Former Labour Minister Frank Field said that current levels of immigration were “unsustainable”.
In a BBC interview this week the MP for Birkenhead accused the government of failing to address the issue after borders were opened to nationals from new EU member states in 2004. Britain was one of three countries not to restrict employment to people from Poland and the other new members.
“When we signed up to the new members, France and Germany were very careful to ensure that while the door was open, it wasn’t just flung open,” he said.
“In this country, the government said that they thought there would be 13,000 workers from the new EU members coming in the first year … Within the first 18 months it was 329,000. Britain was one of three countries not to restrict employment to people from Poland and the other new members. Some 580,000 people came to Britain in 2004, but 360,000 left.”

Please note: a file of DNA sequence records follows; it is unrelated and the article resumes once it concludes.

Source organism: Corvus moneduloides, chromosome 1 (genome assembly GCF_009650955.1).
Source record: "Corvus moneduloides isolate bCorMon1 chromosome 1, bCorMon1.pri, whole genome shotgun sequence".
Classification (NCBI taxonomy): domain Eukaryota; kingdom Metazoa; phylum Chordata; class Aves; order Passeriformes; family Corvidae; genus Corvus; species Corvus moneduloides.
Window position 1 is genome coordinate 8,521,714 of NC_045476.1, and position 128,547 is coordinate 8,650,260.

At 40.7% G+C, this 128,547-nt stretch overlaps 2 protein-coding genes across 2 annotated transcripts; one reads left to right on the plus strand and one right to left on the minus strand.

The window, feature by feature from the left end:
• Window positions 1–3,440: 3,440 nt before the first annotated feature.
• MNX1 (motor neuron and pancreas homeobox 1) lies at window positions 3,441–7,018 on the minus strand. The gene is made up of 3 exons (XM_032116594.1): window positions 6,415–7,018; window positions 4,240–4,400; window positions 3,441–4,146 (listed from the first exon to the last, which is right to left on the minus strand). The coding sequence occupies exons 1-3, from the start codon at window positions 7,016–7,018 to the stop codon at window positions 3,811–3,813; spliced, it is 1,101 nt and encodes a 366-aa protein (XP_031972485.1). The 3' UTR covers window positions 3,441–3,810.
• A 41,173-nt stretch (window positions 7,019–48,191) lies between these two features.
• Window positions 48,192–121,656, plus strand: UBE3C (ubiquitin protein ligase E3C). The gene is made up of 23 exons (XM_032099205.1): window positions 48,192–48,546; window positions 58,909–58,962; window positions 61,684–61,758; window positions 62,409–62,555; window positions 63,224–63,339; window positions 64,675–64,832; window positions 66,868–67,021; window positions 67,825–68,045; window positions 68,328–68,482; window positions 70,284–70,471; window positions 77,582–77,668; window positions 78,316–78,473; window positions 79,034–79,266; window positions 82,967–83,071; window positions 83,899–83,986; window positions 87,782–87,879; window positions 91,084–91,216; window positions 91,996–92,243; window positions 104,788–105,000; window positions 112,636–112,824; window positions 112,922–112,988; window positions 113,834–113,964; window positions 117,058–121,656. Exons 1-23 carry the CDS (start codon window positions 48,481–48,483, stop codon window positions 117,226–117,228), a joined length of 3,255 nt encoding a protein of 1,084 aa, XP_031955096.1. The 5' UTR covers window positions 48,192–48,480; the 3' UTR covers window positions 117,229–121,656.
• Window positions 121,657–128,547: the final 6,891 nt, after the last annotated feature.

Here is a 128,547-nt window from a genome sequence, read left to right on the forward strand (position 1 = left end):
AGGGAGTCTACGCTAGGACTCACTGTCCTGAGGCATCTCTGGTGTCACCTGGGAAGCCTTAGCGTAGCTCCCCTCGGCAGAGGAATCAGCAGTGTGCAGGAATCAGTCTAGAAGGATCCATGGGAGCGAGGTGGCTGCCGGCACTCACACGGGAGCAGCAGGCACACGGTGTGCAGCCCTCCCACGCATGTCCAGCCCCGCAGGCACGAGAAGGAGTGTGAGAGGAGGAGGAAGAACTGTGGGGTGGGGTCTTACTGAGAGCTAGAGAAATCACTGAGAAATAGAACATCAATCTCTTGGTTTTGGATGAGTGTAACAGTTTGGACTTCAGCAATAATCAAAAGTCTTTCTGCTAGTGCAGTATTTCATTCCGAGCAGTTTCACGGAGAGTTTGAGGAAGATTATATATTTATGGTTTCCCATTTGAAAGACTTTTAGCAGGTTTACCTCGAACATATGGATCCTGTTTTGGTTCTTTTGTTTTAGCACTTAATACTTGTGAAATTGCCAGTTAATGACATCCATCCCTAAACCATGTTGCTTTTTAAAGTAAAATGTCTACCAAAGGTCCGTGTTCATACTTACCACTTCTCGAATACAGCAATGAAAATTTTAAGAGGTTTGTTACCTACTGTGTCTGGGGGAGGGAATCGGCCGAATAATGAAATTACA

The “Eastern European” factor has already had an adverse affect on many Filipino and Indian migrants, especially in the health care sector.
Employers find it more convenient to recruit staff from Eastern Europe as they do not have to apply for work permits.
Last year the government axed the popular Sectors Based Scheme (SBS) leaving thousands of Filipino and Bangladeshi catering workers disappointed.
Potential non EU migrants will need to “raise their game” in terms of qualifications and skills when the new Points Based System has been fully implemented.